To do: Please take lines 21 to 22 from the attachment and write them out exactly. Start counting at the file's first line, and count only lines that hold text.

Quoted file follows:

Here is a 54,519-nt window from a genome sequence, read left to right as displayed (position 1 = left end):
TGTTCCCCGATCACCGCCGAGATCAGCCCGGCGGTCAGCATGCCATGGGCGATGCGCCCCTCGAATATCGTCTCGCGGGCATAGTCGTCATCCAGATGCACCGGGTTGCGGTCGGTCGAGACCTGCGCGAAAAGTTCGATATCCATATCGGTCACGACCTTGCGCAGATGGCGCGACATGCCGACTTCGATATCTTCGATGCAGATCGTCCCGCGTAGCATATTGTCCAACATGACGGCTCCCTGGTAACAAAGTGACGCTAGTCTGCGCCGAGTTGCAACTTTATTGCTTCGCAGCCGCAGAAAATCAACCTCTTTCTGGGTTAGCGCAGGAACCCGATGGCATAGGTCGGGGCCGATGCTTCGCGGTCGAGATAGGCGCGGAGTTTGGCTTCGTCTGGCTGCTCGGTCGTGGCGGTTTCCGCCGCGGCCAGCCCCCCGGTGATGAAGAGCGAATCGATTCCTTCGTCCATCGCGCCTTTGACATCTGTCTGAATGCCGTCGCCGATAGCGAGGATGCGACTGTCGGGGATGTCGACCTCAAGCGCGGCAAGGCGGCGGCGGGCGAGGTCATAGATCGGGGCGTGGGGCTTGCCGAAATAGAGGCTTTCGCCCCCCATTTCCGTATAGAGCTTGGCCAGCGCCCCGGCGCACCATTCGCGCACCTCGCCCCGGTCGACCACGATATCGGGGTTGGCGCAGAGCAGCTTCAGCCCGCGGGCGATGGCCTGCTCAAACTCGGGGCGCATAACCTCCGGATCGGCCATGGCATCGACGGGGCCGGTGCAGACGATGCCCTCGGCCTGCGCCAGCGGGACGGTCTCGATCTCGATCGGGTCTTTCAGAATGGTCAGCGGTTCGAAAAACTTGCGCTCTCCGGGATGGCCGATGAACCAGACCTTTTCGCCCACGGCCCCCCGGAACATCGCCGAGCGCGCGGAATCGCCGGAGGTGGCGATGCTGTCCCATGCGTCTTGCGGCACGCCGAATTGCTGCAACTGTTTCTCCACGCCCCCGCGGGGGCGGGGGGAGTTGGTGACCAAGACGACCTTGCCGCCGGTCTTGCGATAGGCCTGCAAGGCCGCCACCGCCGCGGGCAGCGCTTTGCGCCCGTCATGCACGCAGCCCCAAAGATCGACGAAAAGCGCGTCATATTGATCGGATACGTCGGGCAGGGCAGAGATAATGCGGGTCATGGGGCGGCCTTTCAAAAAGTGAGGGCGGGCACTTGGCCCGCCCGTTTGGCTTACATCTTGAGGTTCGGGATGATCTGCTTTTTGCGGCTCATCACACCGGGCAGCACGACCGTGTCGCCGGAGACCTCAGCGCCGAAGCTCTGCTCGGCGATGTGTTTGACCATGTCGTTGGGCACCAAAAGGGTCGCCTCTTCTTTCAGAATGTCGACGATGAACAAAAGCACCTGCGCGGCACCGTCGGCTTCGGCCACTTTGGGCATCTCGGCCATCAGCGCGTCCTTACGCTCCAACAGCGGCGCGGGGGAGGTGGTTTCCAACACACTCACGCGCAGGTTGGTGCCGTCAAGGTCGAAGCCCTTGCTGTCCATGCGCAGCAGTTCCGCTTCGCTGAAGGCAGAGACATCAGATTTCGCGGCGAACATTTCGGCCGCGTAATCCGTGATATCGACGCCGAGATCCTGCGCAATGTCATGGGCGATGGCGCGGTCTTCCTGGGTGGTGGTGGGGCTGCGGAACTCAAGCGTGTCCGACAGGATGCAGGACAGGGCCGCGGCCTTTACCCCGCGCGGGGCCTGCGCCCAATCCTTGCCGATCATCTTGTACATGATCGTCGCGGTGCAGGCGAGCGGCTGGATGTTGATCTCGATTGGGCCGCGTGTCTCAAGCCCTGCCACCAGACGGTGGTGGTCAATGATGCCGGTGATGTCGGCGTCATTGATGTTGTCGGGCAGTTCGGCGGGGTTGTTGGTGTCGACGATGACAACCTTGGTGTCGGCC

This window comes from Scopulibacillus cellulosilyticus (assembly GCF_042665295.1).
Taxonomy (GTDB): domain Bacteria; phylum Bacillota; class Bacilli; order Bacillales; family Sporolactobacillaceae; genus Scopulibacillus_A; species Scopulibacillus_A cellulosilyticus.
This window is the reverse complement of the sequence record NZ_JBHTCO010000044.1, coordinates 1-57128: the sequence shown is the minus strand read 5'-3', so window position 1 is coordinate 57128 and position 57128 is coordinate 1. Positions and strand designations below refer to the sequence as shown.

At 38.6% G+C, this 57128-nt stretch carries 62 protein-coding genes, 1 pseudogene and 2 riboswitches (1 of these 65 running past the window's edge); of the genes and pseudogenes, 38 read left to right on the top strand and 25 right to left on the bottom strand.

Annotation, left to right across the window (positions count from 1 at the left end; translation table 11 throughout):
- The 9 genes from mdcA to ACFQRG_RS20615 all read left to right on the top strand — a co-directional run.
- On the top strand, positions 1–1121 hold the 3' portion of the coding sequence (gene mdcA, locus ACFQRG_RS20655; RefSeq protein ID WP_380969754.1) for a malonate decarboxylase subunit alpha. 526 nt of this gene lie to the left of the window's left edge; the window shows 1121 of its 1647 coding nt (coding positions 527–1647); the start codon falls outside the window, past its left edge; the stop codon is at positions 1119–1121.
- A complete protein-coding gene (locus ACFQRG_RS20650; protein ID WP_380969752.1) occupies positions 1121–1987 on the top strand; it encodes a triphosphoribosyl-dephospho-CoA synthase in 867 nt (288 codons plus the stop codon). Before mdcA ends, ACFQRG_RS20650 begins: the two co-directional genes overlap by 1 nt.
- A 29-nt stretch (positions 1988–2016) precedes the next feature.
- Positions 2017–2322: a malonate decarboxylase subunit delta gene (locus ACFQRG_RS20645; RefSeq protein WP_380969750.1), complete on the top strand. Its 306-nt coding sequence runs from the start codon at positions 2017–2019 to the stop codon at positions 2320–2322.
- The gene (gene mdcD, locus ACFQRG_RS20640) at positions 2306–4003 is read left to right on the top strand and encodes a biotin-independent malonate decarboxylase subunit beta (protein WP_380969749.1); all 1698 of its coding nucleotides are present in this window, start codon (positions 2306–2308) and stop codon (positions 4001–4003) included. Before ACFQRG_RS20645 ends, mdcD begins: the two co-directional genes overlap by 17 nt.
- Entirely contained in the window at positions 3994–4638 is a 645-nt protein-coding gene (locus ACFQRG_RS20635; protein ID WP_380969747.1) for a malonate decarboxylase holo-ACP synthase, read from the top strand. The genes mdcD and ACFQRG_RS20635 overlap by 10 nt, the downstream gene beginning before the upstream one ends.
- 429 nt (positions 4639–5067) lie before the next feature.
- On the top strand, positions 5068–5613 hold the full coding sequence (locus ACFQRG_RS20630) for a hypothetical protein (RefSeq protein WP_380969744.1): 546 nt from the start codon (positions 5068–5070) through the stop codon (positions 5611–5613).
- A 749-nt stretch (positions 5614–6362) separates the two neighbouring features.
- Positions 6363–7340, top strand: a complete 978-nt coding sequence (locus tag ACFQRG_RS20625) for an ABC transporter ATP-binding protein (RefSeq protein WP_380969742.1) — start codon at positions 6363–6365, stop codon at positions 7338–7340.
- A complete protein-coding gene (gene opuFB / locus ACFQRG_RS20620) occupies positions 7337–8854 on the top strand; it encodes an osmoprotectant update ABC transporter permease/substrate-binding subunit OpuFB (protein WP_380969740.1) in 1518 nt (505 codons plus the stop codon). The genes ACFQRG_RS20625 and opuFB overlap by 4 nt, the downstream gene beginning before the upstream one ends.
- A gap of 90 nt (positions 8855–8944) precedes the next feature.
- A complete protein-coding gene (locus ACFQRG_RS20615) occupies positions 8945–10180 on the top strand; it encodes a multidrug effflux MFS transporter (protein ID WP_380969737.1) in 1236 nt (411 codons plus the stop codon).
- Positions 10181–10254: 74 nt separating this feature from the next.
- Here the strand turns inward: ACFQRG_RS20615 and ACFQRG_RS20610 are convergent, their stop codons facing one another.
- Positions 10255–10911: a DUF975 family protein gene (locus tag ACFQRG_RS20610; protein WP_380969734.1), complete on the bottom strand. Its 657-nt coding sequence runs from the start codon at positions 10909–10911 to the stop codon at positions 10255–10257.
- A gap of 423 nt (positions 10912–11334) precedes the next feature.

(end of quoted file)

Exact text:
- A complete protein-coding gene (locus ACFQRG_RS20615) occupies positions 8945–10180 on the top strand; it encodes a multidrug effflux MFS transporter (protein ID WP_380969737.1) in 1236 nt (411 codons plus the stop codon).
- Positions 10181–10254: 74 nt separating this feature from the next.